Date: 8/31/96 at 17:34:15 From: Anonymous Subject: Socks Jack's sock drawer contains 10 blue socks and 12 gray socks. The room is dark and he cannot turn on the light. What is the least number of socks he must take out of the drawer to be certain of each of the following conditions? a. He has a pair of the same color. b. He has a pair of the blue socks c. He has a pair of gray socks. d. He has one pair of each color. I've just looked at it a lot and I can not figure it out. Thank you.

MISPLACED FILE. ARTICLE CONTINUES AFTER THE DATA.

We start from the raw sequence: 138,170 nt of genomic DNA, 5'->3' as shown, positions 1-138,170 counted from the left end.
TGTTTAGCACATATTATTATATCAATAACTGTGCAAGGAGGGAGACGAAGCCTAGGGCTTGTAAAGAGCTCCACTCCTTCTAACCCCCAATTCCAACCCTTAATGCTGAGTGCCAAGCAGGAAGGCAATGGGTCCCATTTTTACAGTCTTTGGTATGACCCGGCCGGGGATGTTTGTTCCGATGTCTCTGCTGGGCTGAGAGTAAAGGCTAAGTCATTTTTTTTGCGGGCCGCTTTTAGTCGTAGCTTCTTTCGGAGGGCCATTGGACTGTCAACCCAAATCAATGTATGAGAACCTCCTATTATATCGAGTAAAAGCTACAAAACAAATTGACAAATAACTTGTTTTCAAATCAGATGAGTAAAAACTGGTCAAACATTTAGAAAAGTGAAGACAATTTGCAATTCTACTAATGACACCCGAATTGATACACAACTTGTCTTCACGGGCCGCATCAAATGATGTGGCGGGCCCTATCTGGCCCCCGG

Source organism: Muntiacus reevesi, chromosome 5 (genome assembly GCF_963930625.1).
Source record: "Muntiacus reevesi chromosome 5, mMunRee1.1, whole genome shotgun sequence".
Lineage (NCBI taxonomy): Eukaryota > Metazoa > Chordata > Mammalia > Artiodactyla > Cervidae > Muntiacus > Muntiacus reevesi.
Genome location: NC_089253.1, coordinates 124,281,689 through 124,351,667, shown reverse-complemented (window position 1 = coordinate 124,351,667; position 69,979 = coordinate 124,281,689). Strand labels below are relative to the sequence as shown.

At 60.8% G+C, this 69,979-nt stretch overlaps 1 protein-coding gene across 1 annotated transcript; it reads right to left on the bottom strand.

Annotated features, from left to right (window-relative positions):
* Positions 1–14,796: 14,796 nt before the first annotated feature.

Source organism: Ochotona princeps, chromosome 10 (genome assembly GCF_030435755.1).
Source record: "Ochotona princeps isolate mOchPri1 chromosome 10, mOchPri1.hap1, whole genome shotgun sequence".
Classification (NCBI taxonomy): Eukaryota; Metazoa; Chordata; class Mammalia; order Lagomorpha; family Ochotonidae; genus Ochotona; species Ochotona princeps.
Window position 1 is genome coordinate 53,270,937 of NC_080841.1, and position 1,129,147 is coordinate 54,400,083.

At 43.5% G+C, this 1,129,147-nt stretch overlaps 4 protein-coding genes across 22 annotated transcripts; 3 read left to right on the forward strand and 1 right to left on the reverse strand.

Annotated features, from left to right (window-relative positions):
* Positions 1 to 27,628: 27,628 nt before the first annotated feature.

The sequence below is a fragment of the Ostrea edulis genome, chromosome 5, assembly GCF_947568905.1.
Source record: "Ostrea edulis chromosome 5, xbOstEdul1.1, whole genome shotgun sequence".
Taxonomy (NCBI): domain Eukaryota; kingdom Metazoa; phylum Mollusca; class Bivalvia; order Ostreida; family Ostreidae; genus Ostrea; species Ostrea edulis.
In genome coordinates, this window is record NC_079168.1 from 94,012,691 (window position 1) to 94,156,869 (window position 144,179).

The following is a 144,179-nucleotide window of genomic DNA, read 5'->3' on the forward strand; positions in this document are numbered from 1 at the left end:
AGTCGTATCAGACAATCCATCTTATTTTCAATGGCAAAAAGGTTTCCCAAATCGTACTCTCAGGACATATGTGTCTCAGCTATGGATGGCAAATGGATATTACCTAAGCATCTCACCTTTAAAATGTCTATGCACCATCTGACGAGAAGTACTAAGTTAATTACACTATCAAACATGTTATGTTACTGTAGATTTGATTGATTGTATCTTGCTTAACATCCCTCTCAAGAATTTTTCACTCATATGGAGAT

Date: 9/1/96 at 3:36:53 From: Doctor Mike Subject: Re: Socks >a. He has a pair of the same color. Least number = 3, because if the first two do not make a pair, then the third will match one of the first two. >b. He has a pair of the blue socks Least number = 14, because the worst case is he will pick all the grey ones on the first 12 tries, and then he is guaranteed that the next two will be blue. >c. He has a pair of gray socks. Least number = 12, because the worst case is he will pick all the blue ones of the first 10 tries, and then he is guaranteed that the next two will be grey. >d. He has one pair of each color. Least number = 14, following essentially the same logic as (b). He could go for 12 tries and get only grey, and then the next two would be blue. If you select 14 of them to take care of this worst case scenario, then all the other situations would be taken care of also. Another answer would be to pick your socks out the previous evening when you could turn the lights on, in which case the first three answers would be 2 and the answer to d would be 4 (unless you are color-blind). I hope this helps. -Doctor Mike, The Math Forum Check out our web site! http://mathforum.org/dr.math/
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